We have a natural tendency to think additively. What more can I do to make things happen? In opening up the tap (the inflow), we tend to forget about plugging the hole in the bucket (the outflow). Inverting a problem makes us search for the holes in our approach and then plug them. Doing so releases the pressure on us to maintain the same high rate of inflow, which was perhaps pushing us into taking bigger risks. Once we have plugged the leakage, we realize that we perhaps don’t need the same inflow. We can then build a more sustainable plan around this realization.
Or we may decide that the problem itself should go into the “too hard” pile and breaking our heads on it is simply attritional. Either way, thinking of what we can avoid or eliminate saves us time and bother.
Thinking subtractively carries immense power for habit destruction. Say you want to become fitter. You can do more cardiovascular training, for sure. You could also consider taking out habits, like smoking, that run counter to your goal. Then you notice that when you smoke, you tend to go for sugary beverages along with it. Suddenly, not smoking takes away the trigger for double the trouble.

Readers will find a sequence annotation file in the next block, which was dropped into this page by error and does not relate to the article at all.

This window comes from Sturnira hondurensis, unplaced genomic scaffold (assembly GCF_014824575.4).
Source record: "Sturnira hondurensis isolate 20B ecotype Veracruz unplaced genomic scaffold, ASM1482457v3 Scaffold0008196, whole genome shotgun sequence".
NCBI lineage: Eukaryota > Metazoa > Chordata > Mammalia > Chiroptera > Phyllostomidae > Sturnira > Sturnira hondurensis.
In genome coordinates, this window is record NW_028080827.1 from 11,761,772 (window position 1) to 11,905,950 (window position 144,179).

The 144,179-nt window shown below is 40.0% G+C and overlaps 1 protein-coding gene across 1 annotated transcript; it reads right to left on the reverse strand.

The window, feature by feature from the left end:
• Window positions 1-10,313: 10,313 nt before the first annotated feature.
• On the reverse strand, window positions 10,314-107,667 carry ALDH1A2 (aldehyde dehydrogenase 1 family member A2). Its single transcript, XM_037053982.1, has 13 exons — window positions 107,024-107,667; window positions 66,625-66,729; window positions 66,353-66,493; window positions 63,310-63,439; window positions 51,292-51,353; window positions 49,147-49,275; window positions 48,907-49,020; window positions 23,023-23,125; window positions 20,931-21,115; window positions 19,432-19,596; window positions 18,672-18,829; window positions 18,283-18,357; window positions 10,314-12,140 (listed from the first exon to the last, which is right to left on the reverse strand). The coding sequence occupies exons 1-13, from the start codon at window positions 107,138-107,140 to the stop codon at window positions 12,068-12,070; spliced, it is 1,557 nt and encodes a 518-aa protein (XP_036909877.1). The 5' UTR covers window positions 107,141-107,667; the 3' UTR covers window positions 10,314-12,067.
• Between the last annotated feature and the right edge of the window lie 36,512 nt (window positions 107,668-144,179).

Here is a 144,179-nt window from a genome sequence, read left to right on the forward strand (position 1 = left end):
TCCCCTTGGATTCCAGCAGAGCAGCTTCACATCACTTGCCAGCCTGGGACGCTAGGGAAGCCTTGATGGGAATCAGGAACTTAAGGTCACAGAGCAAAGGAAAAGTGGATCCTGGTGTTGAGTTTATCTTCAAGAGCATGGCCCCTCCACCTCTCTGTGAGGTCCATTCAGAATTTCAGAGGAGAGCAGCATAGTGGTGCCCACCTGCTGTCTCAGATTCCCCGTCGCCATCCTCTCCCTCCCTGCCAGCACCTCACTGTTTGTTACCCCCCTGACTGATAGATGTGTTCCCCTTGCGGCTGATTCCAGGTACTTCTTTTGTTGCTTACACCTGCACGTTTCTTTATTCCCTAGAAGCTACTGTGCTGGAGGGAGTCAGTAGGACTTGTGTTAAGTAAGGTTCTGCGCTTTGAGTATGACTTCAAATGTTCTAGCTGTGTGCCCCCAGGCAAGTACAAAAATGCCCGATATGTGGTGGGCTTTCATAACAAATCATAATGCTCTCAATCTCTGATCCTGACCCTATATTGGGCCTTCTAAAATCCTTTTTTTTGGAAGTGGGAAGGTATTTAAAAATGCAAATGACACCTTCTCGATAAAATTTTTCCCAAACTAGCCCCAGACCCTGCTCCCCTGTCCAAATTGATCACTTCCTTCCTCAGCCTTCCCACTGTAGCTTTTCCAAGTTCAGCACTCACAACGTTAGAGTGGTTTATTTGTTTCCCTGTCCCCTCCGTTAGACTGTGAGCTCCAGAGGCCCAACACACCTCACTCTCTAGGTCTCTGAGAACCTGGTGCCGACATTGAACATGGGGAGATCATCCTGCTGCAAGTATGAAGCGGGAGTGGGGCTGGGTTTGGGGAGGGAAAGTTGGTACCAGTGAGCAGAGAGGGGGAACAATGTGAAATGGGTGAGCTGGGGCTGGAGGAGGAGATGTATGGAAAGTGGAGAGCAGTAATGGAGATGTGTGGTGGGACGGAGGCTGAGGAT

Thinking backward: Start from the end
This is the lesser known of the two ways to invert. Thinking backward can be designed like a thought experiment. Assume you’ve achieved what you’ve set out to (or you’ve failed in achieving what you want to). Imagine what else has to be true for you to be in that position.
When we are contemplating pursuit of goals we are often caught up in the specifics of how to navigate the challenges forward. This approach is particularly useful and leads to eye-opening insights when used to consider the biggest changes we want to effect.
Imagine you’re a crypto evangelist. You could ask “How do I make the internet decentralized?” and there will be several different ideas you may come up with. Chances are you’ll end up with a haphazard wishlist. Instead, should you ask “What would a decentralized Internet/world look like?” you may end up thinking about policy, geopolitics, scale of adoption (1 billion wallets?), role and nature of corporations, et cetera. The very act of re-framing the question opens up a path to the heart of the problem.
If thinking subtractive helps plug the holes before we turn on the tap, thinking backward stops us from thinking incrementally forward when considering innovation (the equivalent of building a car as a faster horse). It helps us identify the root problem. Identifying the root problem draws us closer to native solutioning, especially important for tackling big, hairy problems.
Where do we see inversion applied